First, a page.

I was a pastor but I was also a husband and a dad and you didn’t ask me to put those things to the side for any greater cause. The cause was simply our life together and inviting and seeing how God worked in our midst. To be a dad, a husband, a friend, an employee, a neighbor, a patron, a servant – these were all deeply embedded in my job description as a pastor in our community. 

The greatest compliment I received during our season with you, Kairos Hollywood, was not about speaking, counseling teaching, administering, budgeting, hosting, or teaching. It was that the three of us who were called to equip, lead, and pastor the community, equipped, led, and pastored alongside. Not from the front, not from behind a microphone or podium, not from a high and lofty place above – but alongside.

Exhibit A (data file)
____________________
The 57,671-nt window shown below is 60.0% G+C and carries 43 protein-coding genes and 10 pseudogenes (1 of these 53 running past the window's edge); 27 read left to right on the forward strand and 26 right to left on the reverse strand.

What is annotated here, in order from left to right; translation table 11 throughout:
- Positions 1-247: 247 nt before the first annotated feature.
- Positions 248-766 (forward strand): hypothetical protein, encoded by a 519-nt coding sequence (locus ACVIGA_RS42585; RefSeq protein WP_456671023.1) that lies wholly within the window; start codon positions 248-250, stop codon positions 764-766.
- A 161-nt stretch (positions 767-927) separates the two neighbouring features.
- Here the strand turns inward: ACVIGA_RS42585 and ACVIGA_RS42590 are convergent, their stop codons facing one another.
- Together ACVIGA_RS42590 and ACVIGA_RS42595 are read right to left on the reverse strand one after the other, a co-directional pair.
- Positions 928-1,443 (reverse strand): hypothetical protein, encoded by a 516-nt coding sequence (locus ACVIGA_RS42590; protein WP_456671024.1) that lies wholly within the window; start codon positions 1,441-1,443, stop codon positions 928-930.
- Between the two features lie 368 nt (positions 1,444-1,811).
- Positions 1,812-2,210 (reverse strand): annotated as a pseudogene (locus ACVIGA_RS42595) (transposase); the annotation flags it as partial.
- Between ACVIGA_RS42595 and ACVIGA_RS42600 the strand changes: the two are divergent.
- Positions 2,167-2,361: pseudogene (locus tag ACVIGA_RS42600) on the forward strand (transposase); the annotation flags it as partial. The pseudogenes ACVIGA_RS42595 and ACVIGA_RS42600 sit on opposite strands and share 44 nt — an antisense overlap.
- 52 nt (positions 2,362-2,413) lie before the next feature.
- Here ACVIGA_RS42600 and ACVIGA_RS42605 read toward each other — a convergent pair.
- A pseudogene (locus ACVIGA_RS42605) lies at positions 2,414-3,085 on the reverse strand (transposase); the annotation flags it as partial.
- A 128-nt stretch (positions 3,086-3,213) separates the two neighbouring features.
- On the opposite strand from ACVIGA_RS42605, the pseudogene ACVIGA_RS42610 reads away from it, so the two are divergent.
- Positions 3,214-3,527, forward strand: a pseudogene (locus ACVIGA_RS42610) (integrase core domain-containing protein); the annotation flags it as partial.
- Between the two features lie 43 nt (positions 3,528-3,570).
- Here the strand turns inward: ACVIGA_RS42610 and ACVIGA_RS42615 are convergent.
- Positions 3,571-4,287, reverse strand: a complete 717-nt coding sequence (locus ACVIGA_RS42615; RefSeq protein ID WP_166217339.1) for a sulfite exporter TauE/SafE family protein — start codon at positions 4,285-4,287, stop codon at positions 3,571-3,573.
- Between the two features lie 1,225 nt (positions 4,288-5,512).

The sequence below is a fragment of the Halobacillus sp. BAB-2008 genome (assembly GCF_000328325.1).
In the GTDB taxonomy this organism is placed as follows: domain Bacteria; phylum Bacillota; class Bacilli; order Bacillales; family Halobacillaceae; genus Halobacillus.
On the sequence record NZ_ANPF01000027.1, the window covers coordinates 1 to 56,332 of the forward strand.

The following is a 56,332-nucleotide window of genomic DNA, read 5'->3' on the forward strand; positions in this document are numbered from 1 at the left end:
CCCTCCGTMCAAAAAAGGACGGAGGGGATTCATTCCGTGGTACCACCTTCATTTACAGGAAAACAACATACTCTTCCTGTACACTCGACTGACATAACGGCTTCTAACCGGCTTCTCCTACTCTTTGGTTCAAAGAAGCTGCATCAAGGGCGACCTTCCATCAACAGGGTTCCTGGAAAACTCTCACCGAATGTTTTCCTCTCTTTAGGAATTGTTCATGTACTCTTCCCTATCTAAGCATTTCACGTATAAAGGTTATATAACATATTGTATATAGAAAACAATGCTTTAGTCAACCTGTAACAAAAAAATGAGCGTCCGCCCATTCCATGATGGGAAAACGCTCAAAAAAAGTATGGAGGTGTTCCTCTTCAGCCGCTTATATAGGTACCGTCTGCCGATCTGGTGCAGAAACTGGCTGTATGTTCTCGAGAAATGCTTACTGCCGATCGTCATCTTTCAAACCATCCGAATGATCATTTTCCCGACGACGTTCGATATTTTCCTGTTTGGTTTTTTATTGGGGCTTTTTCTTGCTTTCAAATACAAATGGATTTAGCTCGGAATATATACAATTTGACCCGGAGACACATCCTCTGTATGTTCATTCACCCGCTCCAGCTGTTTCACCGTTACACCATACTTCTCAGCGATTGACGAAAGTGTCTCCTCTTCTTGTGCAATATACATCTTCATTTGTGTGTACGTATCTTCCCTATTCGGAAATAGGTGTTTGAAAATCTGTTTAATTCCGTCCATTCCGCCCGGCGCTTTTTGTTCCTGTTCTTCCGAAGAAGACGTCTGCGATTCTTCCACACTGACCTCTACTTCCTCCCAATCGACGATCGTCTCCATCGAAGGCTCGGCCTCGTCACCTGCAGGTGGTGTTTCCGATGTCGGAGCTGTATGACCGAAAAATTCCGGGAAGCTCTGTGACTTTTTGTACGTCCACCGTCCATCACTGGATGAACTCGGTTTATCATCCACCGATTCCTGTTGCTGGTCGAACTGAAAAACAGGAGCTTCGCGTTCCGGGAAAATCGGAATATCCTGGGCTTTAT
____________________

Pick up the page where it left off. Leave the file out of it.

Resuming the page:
So I am grateful to you, Kairos Hollywood (and, also, to our brothers and sisters in Kairos Los Angeles churches across the city) for helping me find my voice, for allowing me to guide, equip and shepherd, for showing me that to pastor is to walk alongside.

I’m grateful for who you are – a group of people centered on Jesus, listening to the voice of God and responding in the faithfulness made possible through the power of the Spirit.

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Bivocational, Brokenhearted Theology, California, Church, Contemp Culture, Equipping, Future, Leadership, Meaning, Ministry, Peacemaking, Ramblings, Resurrection, Urban

How to Save Your Church (By Letting it Be Something Other Than a Church)

This is a repost from The Burner Blog. I wrote this a few weeks ago and am now sharing it here!

On my commute to work, I bike past three church buildings that no longer function as churches.

Each of these buildings was once home to a congregation – Pentecostal, Presbyterian, and Methodist – but each was unable to sustain their faithful presence through the rapid and extensive transitions taking place in their neighborhood. For years, these churches sat abandoned on desirable property in desirable neighborhoods that have no desire for a church.